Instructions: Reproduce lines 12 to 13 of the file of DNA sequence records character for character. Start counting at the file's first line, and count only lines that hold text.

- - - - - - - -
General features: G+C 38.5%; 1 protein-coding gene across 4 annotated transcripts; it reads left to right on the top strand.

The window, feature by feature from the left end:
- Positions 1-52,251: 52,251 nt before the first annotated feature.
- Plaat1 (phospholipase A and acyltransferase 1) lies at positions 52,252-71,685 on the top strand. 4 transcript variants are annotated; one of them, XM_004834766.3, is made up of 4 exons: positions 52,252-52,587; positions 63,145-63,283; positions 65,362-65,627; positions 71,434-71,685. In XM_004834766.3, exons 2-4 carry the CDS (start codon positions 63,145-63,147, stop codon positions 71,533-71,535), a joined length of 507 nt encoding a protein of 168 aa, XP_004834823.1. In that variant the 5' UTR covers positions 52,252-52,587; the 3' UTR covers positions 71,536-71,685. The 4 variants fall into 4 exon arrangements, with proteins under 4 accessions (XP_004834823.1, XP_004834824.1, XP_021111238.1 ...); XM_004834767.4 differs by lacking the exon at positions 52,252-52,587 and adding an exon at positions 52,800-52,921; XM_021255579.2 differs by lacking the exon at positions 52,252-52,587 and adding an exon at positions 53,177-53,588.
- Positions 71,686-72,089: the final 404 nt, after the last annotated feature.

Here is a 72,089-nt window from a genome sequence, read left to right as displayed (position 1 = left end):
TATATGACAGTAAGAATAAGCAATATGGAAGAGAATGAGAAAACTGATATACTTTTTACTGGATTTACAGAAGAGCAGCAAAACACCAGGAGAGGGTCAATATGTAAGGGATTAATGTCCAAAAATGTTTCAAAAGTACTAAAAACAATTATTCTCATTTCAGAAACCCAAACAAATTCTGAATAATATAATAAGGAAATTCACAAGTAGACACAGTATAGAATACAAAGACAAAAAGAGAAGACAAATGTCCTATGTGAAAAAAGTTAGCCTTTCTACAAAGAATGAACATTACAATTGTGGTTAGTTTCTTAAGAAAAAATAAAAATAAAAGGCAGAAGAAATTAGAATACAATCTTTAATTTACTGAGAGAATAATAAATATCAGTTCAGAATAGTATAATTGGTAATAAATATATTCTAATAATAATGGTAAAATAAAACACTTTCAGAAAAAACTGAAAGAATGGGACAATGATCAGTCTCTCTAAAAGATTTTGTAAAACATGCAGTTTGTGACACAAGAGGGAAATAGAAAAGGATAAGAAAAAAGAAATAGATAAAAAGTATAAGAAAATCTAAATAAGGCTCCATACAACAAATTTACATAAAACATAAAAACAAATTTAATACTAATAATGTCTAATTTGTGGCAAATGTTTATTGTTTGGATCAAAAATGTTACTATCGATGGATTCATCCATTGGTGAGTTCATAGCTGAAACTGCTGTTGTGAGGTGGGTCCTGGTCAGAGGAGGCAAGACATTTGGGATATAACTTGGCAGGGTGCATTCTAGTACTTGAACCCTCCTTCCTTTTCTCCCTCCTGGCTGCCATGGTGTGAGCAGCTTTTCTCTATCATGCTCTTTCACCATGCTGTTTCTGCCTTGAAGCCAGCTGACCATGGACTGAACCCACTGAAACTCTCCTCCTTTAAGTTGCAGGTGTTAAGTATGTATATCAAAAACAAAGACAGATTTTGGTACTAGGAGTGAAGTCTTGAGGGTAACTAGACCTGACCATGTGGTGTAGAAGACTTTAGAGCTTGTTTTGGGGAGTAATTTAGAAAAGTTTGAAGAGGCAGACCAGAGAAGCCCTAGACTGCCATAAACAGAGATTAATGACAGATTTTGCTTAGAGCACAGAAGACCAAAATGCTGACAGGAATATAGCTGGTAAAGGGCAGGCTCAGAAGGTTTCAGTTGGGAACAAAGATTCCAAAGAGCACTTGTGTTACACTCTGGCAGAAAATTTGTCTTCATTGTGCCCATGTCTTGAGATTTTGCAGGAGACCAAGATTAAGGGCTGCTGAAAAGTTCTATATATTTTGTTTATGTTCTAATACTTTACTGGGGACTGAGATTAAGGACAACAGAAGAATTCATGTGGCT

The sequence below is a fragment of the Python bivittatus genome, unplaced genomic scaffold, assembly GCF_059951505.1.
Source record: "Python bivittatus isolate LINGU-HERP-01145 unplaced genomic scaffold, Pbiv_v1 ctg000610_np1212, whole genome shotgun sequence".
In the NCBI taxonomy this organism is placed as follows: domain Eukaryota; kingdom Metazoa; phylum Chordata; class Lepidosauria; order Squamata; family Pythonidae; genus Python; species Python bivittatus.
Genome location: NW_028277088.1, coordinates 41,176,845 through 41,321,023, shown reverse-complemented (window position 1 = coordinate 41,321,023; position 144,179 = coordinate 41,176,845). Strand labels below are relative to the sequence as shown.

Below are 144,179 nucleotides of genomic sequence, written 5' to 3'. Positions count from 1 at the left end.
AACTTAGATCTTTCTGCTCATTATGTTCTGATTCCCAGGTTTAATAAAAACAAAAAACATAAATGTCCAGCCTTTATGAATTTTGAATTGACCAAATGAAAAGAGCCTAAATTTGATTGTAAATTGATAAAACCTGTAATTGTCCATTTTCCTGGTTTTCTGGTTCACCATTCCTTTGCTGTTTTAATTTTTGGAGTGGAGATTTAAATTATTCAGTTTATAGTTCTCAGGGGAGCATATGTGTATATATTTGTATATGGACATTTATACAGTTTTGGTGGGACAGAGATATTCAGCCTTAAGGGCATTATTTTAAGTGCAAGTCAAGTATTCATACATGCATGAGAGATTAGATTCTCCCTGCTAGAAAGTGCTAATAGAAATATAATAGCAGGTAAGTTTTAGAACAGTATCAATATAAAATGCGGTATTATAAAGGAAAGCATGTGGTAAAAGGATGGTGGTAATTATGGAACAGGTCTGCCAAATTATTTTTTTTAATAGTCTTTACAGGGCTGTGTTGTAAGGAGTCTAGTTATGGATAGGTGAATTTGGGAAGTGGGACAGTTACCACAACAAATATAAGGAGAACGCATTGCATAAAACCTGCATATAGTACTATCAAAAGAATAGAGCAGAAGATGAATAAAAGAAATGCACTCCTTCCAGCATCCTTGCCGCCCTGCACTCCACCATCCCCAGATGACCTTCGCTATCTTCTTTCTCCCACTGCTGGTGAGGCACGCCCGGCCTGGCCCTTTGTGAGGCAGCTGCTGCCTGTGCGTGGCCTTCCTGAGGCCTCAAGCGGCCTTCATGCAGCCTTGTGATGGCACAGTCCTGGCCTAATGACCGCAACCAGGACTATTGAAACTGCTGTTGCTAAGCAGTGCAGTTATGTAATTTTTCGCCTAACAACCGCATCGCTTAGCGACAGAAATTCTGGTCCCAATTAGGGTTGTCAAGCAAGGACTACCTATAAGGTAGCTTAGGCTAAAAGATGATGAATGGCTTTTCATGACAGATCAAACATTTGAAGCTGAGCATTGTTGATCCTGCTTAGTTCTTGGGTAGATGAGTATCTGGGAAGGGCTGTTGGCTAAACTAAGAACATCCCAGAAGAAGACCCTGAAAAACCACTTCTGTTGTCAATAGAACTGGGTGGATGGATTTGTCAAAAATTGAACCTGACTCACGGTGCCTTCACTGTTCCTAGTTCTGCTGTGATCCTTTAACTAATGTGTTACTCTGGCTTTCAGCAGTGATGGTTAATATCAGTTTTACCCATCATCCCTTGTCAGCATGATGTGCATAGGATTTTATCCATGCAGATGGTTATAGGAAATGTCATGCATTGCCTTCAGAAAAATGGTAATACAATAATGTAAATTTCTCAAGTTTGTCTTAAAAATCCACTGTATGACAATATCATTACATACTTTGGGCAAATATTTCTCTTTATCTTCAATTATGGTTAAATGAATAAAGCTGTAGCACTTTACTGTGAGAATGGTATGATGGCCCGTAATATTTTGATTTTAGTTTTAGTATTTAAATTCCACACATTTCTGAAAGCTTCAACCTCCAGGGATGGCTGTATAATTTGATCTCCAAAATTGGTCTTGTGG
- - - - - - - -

Below are 144,179 nucleotides of genomic sequence, written 5' to 3'. Positions count from 1 at the left end.
AACTTAGATCTTTCTGCTCATTATGTTCTGATTCCCAGGTTTAATAAAAACAAAAAACATAAATGTCCAGCCTTTATGAATTTTGAATTGACCAAATGAAAAGAGCCTAAATTTGATTGTAAATTGATAAAACCTGTAATTGTCCATTTTCCTGGTTTTCTGGTTCACCATTCCTTTGCTGTTTTAATTTTTGGAGTGGAGATTTAAATTATTCAGTTTATAGTTCTCAGGGGAGCATATGTGTATATATTTGTATATGGACATTTATACAGTTTTGGTGGGACAGAGATATTCAGCCTTAAGGGCATTATTTTAAGTGCAAGTCAAGTATTCATACATGCATGAGAGATTAGATTCTCCCTGCTAGAAAGTGCTAATAGAAATATAATAGCAGGTAAGTTTTAGAACAGTATCAATATAAAATGCGGTATTATAAAGGAAAGCATGTGGTAAAAGGATGGTGGTAATTATGGAACAGGTCTGCCAAATTATTTTTTTTAATAGTCTTTACAGGGCTGTGTTGTAAGGAGTCTAGTTATGGATAGGTGAATTTGGGAAGTGGGACAGTTACCACAACAAATATAAGGAGAACGCATTGCATAAAACCTGCATATAGTACTATCAAAAGAATAGAGCAGAAGATGAATAAAAGAAATGCACTCCTTCCAGCATCCTTGCCGCCCTGCACTCCACCATCCCCAGATGACCTTCGCTATCTTCTTTCTCCCACTGCTGGTGAGGCACGCCCGGCCTGGCCCTTTGTGAGGCAGCTGCTGCCTGTGCGTGGCCTTCCTGAGGCCTCAAGCGGCCTTCATGCAGCCTTGTGATGGCACAGTCCTGGCCTAATGACCGCAACCAGGACTATTGAAACTGCTGTTGCTAAGCAGTGCAGTTATGTAATTTTTCGCCTAACAACCGCATCGCTTAGCGACAGAAATTCTGGTCCCAATTAGGGTTGTCAAGCAAGGACTACCTATAAGGTAGCTTAGGCTAAAAGATGATGAATGGCTTTTCATGACAGATCAAACATTTGAAGCTGAGCATTGTTGATCCTGCTTAGTTCTTGGGTAGATGAGTATCTGGGAAGGGCTGTTGGCTAAACTAAGAACATCCCAGAAGAAGACCCTGAAAAACCACTTCTGTTGTCAATAGAACTGGGTGGATGGATTTGTCAAAAATTGAACCTGACTCACGGTGCCTTCACTGTTCCTAGTTCTGCTGTGATCCTTTAACTAATGTGTTACTCTGGCTTTCAGCAGTGATGGTTAATATCAGTTTTACCCATCATCCCTTGTCAGCATGATGTGCATAGGATTTTATCCATGCAGATGGTTATAGGAAATGTCATGCATTGCCTTCAGAAAAATGGTAATACAATAATGTAAATTTCTCAAGTTTGTCTTAAAAATCCACTGTATGACAATATCATTACATACTTTGGGCAAATATTTCTCTTTATCTTCAATTATGGTTAAATGAATAAAGCTGTAGCACTTTACTGTGAGAATGGTATGATGGCCCGTAATATTTTGATTTTAGTTTTAGTATTTAAATTCCACACATTTCTGAAAGCTTCAACCTCCAGGGATGGCTGTATAATTTGATCTCCAAAATTGGTCTTGTGG